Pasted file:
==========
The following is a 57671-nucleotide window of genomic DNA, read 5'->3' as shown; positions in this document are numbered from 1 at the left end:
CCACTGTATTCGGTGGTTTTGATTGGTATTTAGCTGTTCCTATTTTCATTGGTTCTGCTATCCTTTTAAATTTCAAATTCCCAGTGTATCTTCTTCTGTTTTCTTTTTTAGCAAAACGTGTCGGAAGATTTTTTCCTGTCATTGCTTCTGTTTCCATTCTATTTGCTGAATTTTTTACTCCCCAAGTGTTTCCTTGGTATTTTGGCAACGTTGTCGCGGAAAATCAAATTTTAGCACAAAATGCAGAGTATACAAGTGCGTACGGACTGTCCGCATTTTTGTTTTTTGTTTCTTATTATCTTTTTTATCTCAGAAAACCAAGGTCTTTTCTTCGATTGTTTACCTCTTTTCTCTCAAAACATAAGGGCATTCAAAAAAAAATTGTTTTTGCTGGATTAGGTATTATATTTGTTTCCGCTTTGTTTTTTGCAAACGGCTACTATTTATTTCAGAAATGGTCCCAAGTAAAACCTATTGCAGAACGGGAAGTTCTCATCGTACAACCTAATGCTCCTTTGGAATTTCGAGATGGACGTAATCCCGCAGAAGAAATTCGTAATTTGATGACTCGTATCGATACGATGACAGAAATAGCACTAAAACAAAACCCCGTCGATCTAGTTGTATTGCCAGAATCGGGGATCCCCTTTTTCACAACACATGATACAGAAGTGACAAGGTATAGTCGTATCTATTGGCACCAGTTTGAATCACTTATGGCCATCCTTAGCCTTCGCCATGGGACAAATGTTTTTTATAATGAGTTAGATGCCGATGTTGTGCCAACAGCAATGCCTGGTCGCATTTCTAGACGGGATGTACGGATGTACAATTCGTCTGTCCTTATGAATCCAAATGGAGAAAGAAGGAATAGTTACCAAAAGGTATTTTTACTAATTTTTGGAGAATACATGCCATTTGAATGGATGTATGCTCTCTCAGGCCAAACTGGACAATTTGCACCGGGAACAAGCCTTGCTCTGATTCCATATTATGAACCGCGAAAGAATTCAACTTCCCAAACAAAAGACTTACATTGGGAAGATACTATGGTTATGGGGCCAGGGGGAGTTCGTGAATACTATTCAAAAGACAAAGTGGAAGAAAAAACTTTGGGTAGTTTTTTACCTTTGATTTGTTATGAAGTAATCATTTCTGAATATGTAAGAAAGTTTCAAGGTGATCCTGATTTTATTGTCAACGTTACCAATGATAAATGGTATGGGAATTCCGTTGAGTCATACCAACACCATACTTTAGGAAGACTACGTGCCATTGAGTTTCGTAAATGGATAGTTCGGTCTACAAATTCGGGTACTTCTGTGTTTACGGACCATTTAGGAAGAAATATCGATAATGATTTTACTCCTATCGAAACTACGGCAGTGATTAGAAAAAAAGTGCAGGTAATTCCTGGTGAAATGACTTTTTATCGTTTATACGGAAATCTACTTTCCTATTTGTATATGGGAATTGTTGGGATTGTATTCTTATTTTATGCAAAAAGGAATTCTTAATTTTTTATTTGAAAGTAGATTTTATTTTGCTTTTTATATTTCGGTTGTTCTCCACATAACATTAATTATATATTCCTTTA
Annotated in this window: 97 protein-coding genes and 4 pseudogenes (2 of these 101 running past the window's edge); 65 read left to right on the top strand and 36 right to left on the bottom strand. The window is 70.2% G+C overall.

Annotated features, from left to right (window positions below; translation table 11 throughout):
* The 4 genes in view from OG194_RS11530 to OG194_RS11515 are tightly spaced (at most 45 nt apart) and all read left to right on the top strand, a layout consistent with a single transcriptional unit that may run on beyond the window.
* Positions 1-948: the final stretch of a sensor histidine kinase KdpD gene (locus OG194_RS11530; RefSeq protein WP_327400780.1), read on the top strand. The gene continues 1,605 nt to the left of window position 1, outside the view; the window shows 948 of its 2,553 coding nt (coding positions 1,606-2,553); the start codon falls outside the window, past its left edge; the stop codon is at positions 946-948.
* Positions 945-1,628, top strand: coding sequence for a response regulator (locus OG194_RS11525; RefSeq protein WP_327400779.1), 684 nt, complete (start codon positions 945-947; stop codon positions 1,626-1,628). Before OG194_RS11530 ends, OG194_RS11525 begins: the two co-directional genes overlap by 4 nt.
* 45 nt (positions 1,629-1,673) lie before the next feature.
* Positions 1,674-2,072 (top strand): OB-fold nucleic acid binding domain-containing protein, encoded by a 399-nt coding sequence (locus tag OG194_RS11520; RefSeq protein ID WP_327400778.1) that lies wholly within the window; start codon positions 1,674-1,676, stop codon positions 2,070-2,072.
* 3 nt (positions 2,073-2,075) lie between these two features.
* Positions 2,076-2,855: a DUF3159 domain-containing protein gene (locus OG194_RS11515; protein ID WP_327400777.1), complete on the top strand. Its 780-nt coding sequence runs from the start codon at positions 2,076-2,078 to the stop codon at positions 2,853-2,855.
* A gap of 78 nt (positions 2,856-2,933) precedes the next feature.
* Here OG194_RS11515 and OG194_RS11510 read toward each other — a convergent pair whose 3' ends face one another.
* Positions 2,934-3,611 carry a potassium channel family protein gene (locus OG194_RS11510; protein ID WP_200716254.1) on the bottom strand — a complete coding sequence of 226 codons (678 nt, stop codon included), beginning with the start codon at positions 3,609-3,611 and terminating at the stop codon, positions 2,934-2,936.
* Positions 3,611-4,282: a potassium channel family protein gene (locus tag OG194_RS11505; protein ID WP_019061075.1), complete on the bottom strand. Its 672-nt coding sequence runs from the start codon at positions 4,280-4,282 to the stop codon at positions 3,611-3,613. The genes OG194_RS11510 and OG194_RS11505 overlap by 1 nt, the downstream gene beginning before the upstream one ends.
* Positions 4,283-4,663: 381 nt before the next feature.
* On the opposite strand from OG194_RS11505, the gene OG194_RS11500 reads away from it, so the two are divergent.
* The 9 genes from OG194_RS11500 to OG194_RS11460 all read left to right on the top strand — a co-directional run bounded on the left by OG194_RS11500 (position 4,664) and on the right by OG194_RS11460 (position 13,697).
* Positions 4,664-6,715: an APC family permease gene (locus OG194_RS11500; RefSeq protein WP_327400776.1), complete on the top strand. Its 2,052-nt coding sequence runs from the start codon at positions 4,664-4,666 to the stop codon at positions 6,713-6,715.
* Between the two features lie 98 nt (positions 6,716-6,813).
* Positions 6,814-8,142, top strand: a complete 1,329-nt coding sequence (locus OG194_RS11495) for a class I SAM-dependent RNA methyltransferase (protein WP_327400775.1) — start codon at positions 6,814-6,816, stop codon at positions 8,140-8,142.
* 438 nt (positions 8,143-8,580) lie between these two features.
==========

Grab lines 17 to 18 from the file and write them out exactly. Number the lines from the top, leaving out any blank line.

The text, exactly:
* On the opposite strand from OG194_RS11505, the gene OG194_RS11500 reads away from it, so the two are divergent.
* The 9 genes from OG194_RS11500 to OG194_RS11460 all read left to right on the top strand — a co-directional run bounded on the left by OG194_RS11500 (position 4,664) and on the right by OG194_RS11460 (position 13,697).